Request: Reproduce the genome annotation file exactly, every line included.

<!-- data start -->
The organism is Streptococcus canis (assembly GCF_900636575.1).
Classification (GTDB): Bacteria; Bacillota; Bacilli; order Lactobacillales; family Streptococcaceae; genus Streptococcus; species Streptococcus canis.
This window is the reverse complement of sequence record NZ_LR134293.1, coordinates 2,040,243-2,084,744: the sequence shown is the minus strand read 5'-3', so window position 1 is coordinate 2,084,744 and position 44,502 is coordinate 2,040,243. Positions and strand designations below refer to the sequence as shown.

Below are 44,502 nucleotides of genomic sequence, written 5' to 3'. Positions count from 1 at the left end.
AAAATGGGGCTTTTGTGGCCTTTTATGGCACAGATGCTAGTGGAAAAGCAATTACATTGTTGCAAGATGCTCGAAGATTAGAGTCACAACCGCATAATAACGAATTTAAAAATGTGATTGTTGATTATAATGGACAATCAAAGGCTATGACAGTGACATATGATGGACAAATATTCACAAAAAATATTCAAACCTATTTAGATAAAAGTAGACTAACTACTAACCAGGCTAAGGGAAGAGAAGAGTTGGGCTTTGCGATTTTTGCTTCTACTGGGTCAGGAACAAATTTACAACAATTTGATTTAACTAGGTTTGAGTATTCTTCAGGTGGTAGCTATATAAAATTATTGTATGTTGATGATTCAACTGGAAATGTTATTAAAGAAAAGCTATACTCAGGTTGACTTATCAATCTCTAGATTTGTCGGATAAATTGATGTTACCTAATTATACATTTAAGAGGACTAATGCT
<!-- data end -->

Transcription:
The organism is Streptococcus canis (assembly GCF_900636575.1).
Classification (GTDB): Bacteria; Bacillota; Bacilli; order Lactobacillales; family Streptococcaceae; genus Streptococcus; species Streptococcus canis.
This window is the reverse complement of sequence record NZ_LR134293.1, coordinates 2,040,243-2,084,744: the sequence shown is the minus strand read 5'-3', so window position 1 is coordinate 2,084,744 and position 44,502 is coordinate 2,040,243. Positions and strand designations below refer to the sequence as shown.

Below are 44,502 nucleotides of genomic sequence, written 5' to 3'. Positions count from 1 at the left end.
AAAATGGGGCTTTTGTGGCCTTTTATGGCACAGATGCTAGTGGAAAAGCAATTACATTGTTGCAAGATGCTCGAAGATTAGAGTCACAACCGCATAATAACGAATTTAAAAATGTGATTGTTGATTATAATGGACAATCAAAGGCTATGACAGTGACATATGATGGACAAATATTCACAAAAAATATTCAAACCTATTTAGATAAAAGTAGACTAACTACTAACCAGGCTAAGGGAAGAGAAGAGTTGGGCTTTGCGATTTTTGCTTCTACTGGGTCAGGAACAAATTTACAACAATTTGATTTAACTAGGTTTGAGTATTCTTCAGGTGGTAGCTATATAAAATTATTGTATGTTGATGATTCAACTGGAAATGTTATTAAAGAAAAGCTATACTCAGGTTGACTTATCAATCTCTAGATTTGTCGGATAAATTGATGTTACCTAATTATACATTTAAGAGGACTAATGCT